In an admission that could (and probably would) have some serious consequences, India’s home minister Amit Shah said during a debate in the parliament’s lower house today, that government used facial recognition to identify over 1,100 individuals for alleged involvement in the recent Delhi communal clashes. This came in as a response to a question put up by a fellow parliamentarian during an ongoing debate on Delhi riots and government’ s handling of the same.

Shah said, “The people of Delhi have sent the Delhi Police photos and footage of the riots in the thousands”, Shah said. These photographs and videos were then apparantly cross referenced with existing data held by the government. Government data such as voter ID data, driving license data and “other government data” was fed into the software, which has helped identify over 1,100 people, out of which more than 300 people came from the neighboring state of Uttar Pradesh, Shah revealed.

“We are using face-recognition software to identify people behind the violence. We have also fed Aadhaar, driving license data into this software. The software has identified 1100 people, 300 of these people came from UP to carry out violence,” Home Minister Amit Shah said.

This is perhaps the first of its kind admission coming in from the federal Government. An admission like this, is generally refrained globally, since it puts serious questions over the kind of power and influence the government can exercise with such a tech at its disposal. In India, where there’s Aadhaar, the world’s largest database of individuals with fingerprints and facial scans, the issue becomes even more concerning.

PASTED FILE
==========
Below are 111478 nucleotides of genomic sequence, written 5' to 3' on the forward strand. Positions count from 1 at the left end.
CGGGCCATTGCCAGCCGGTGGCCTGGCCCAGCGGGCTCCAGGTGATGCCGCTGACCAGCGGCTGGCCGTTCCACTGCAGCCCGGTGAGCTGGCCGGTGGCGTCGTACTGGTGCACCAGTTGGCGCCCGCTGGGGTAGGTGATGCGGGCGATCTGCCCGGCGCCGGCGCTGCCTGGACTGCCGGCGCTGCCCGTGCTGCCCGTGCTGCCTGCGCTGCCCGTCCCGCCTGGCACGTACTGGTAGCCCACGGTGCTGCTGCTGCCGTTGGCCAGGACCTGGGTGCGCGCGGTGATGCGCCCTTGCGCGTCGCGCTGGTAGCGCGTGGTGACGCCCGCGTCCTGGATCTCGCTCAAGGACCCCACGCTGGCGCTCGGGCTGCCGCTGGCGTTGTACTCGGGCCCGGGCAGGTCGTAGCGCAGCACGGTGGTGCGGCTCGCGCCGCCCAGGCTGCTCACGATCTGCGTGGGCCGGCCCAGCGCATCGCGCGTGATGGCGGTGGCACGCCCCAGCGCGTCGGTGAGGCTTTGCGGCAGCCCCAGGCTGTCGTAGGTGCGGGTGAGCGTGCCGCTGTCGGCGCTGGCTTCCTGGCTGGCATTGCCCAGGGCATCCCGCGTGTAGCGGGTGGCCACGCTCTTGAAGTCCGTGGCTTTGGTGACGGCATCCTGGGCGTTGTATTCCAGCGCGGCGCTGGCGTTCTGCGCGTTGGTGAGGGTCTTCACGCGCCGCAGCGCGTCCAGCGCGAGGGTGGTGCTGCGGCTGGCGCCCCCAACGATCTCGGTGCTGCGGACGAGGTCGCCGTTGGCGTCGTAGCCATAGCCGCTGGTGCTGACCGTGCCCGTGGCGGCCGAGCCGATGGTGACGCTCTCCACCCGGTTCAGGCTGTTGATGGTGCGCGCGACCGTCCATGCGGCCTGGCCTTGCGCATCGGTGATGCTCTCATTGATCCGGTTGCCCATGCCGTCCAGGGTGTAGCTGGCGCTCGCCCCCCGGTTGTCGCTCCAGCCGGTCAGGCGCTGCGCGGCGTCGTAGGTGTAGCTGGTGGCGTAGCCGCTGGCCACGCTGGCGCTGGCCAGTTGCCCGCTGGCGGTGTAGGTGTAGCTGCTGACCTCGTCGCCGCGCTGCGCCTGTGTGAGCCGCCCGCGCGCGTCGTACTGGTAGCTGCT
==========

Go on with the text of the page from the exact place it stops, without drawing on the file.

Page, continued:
This admission and the scale of use isn’t all. India is already developing a nationwide facial recognition tech at an unprecedented pace. India’s National Crime Records Bureau (NCRB) is looking to develop a national level Automated Facial Recognition System, which is expected to be the foundation for “a national level searchable platform of facial images”. The database for the system would be created by using passports, data from the Crime and Criminal Tracking Network and Systems (CCTNS), and the Interoperable Criminal Justice System, among other things.